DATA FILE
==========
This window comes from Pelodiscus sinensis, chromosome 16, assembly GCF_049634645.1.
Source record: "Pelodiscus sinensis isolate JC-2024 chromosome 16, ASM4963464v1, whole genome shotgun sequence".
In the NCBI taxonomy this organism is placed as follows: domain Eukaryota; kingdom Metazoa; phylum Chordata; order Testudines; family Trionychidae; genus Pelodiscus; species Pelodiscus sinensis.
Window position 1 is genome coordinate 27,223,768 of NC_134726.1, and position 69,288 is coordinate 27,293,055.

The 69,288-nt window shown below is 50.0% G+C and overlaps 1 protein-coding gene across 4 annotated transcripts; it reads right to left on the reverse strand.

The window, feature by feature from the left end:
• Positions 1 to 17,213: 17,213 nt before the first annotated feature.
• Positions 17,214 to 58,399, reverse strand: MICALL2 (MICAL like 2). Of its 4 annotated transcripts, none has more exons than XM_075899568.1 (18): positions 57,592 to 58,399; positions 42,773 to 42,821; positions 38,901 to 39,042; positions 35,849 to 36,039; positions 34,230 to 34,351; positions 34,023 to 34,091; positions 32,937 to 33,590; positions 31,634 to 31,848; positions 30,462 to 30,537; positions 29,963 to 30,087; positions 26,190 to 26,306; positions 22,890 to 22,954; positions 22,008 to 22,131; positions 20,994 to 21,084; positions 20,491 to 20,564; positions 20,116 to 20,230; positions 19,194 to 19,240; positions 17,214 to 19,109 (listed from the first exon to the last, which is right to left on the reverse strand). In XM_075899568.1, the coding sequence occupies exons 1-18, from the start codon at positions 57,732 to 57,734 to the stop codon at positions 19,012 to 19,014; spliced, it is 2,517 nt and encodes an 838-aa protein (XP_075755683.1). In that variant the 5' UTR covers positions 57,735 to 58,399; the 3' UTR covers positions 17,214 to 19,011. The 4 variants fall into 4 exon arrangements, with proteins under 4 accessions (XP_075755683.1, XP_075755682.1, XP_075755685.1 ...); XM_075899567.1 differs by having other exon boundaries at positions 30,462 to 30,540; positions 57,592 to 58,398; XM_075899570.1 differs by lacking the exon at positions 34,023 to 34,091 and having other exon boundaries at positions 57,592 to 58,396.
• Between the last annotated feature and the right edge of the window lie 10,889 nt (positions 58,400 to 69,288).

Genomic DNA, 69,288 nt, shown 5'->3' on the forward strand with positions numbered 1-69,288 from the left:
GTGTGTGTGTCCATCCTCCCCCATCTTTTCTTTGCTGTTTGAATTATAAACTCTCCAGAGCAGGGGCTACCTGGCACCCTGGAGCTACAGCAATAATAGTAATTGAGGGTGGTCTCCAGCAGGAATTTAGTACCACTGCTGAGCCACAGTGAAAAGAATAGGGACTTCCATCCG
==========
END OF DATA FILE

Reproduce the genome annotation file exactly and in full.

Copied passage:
This window comes from Pelodiscus sinensis, chromosome 16, assembly GCF_049634645.1.
Source record: "Pelodiscus sinensis isolate JC-2024 chromosome 16, ASM4963464v1, whole genome shotgun sequence".
In the NCBI taxonomy this organism is placed as follows: domain Eukaryota; kingdom Metazoa; phylum Chordata; order Testudines; family Trionychidae; genus Pelodiscus; species Pelodiscus sinensis.
Window position 1 is genome coordinate 27,223,768 of NC_134726.1, and position 69,288 is coordinate 27,293,055.

The 69,288-nt window shown below is 50.0% G+C and overlaps 1 protein-coding gene across 4 annotated transcripts; it reads right to left on the reverse strand.

The window, feature by feature from the left end:
• Positions 1 to 17,213: 17,213 nt before the first annotated feature.
• Positions 17,214 to 58,399, reverse strand: MICALL2 (MICAL like 2). Of its 4 annotated transcripts, none has more exons than XM_075899568.1 (18): positions 57,592 to 58,399; positions 42,773 to 42,821; positions 38,901 to 39,042; positions 35,849 to 36,039; positions 34,230 to 34,351; positions 34,023 to 34,091; positions 32,937 to 33,590; positions 31,634 to 31,848; positions 30,462 to 30,537; positions 29,963 to 30,087; positions 26,190 to 26,306; positions 22,890 to 22,954; positions 22,008 to 22,131; positions 20,994 to 21,084; positions 20,491 to 20,564; positions 20,116 to 20,230; positions 19,194 to 19,240; positions 17,214 to 19,109 (listed from the first exon to the last, which is right to left on the reverse strand). In XM_075899568.1, the coding sequence occupies exons 1-18, from the start codon at positions 57,732 to 57,734 to the stop codon at positions 19,012 to 19,014; spliced, it is 2,517 nt and encodes an 838-aa protein (XP_075755683.1). In that variant the 5' UTR covers positions 57,735 to 58,399; the 3' UTR covers positions 17,214 to 19,011. The 4 variants fall into 4 exon arrangements, with proteins under 4 accessions (XP_075755683.1, XP_075755682.1, XP_075755685.1 ...); XM_075899567.1 differs by having other exon boundaries at positions 30,462 to 30,540; positions 57,592 to 58,398; XM_075899570.1 differs by lacking the exon at positions 34,023 to 34,091 and having other exon boundaries at positions 57,592 to 58,396.
• Between the last annotated feature and the right edge of the window lie 10,889 nt (positions 58,400 to 69,288).

Genomic DNA, 69,288 nt, shown 5'->3' on the forward strand with positions numbered 1-69,288 from the left:
GTGTGTGTGTCCATCCTCCCCCATCTTTTCTTTGCTGTTTGAATTATAAACTCTCCAGAGCAGGGGCTACCTGGCACCCTGGAGCTACAGCAATAATAGTAATTGAGGGTGGTCTCCAGCAGGAATTTAGTACCACTGCTGAGCCACAGTGAAAAGAATAGGGACTTCCATCCG